Nova Scotia

Here's how Nova Scotia's relaunched paid sick leave program will work

Nova Scotia is relaunching its paid sick leave program and it will now include people waiting to take rapid tests and needing to book booster shots.

Employers can now apply for paid time off for staff for rapid tests, boosters

Jill Balser is Nova Scotia's minister of labour, skills and immigration. (Robert Short/CBC)

The Nova Scotia government's updated paid sick leave program launches today, and will now include people waiting on rapid tests and those who need time off work to get a booster shot, says the province's minister of labour, skills and immigration.

Employers can apply online, and the program is expected to open later today.

The province announced in December that it would relaunch its paid sick leave program to deal with the fourth wave of the pandemic.

Nova Scotians who miss work between Dec. 20, 2021, and March 31, 2022, because of COVID-19 could receive up to four sick days, which do not need to be taken consecutively. 

Information Morning host Portia Clark spoke with Labour Minister Jill Balser on Monday about why the provincial government wanted to bring the program back, and how it will be different from its predecessor.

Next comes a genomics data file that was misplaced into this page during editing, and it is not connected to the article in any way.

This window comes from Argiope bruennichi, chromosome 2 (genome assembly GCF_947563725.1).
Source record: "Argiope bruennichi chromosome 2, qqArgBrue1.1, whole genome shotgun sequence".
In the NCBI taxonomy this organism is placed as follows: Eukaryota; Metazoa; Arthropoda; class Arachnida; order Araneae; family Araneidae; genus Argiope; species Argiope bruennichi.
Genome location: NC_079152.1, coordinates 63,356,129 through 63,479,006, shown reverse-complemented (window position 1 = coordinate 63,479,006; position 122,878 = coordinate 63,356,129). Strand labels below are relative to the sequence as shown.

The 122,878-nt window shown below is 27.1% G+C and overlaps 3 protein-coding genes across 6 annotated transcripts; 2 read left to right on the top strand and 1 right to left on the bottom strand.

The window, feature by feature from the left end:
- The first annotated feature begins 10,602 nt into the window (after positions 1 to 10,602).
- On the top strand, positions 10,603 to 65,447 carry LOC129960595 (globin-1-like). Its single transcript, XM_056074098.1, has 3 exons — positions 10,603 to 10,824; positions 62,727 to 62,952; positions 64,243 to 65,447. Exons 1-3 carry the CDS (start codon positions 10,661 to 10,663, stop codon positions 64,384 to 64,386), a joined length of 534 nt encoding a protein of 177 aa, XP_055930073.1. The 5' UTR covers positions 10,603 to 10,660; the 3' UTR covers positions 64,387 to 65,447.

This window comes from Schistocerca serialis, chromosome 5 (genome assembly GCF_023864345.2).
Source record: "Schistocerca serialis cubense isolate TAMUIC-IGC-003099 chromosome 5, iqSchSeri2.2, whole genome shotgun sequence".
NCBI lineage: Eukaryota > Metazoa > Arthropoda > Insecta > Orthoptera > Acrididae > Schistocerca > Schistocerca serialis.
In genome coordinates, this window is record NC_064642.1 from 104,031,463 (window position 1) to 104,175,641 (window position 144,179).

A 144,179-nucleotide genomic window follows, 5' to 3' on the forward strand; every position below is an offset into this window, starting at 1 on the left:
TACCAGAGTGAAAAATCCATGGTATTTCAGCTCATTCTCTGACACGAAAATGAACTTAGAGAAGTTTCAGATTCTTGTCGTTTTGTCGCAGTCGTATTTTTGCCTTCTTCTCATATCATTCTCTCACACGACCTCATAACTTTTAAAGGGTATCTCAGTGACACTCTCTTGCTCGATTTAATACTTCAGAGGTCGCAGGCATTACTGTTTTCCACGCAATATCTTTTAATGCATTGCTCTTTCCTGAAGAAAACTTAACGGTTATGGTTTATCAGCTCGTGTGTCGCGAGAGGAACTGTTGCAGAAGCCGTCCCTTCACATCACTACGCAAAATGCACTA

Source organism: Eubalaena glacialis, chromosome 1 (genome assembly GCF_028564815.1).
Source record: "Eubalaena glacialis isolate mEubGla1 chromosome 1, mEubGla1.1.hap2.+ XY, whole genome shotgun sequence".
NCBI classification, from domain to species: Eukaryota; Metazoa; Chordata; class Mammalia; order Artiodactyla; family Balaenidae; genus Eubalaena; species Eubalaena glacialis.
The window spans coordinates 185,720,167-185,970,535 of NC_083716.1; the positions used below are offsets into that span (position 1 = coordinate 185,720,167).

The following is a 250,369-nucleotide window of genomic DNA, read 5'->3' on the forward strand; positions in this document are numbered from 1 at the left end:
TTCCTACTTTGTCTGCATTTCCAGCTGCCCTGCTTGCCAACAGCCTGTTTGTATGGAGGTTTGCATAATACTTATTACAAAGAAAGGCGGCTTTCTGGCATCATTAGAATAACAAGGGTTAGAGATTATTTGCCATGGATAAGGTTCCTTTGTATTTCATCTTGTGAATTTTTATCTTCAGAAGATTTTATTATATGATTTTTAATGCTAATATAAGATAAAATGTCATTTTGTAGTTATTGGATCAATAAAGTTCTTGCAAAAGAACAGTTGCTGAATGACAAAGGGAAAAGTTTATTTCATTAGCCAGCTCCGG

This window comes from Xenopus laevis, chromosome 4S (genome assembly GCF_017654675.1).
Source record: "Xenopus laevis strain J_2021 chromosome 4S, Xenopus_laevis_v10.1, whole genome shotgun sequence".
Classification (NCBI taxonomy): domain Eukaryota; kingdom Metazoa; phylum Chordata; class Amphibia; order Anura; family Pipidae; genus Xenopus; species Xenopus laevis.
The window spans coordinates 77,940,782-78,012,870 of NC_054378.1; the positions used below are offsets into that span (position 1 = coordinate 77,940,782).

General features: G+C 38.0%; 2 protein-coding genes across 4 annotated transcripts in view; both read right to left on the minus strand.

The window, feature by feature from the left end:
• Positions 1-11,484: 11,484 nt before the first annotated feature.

Their conversation has been edited for clarity and length. 

Why did the program stop so that it had to be relaunched, given that people have been off work related to COVID-19 throughout this whole period? 

Watching the epidemiology and paying attention to the vaccine rates is really what informs the decisions that are made, and so back over the holidays, when we did see increasing numbers because of the Omicron variant, we wanted to be able to respond. Being able to offer this temporary program at this point in time we hope will help with some of the stress that maybe Nova Scotians are feeling right now. 

Has the program changed or is it different from what was offered last spring? 

A lot of the program is the same. For folks who may have applied or have seen the program in its first stage, we'll see a lot of those similarities stay put for this version.

A couple changes that we really did want to highlight today for folks that are considering the program is that we have added rapid testing, so if individuals are waiting for the results of a rapid test, they are eligible under this version of the program. We know that the fourth wave is a little different than the third wave so we've also added booster appointments, so if folks are waiting for a booster appointment or book their time off to go get their booster, they're also eligible under this program.

So people can get coverage for rapid testing?

They do, and that was one thing that we wanted to make sure was changed for this version. Folks have been using rapid tests, so knowing that they needed time to isolate while they were waiting meant that we wanted to make sure that the program took the shape that we're seeing in this fourth wave, which includes rapid tests as well as boosters. 

Say you're working in a small restaurant and you don't have paid sick days with that kind of employment, then you get COVID-19. What happens?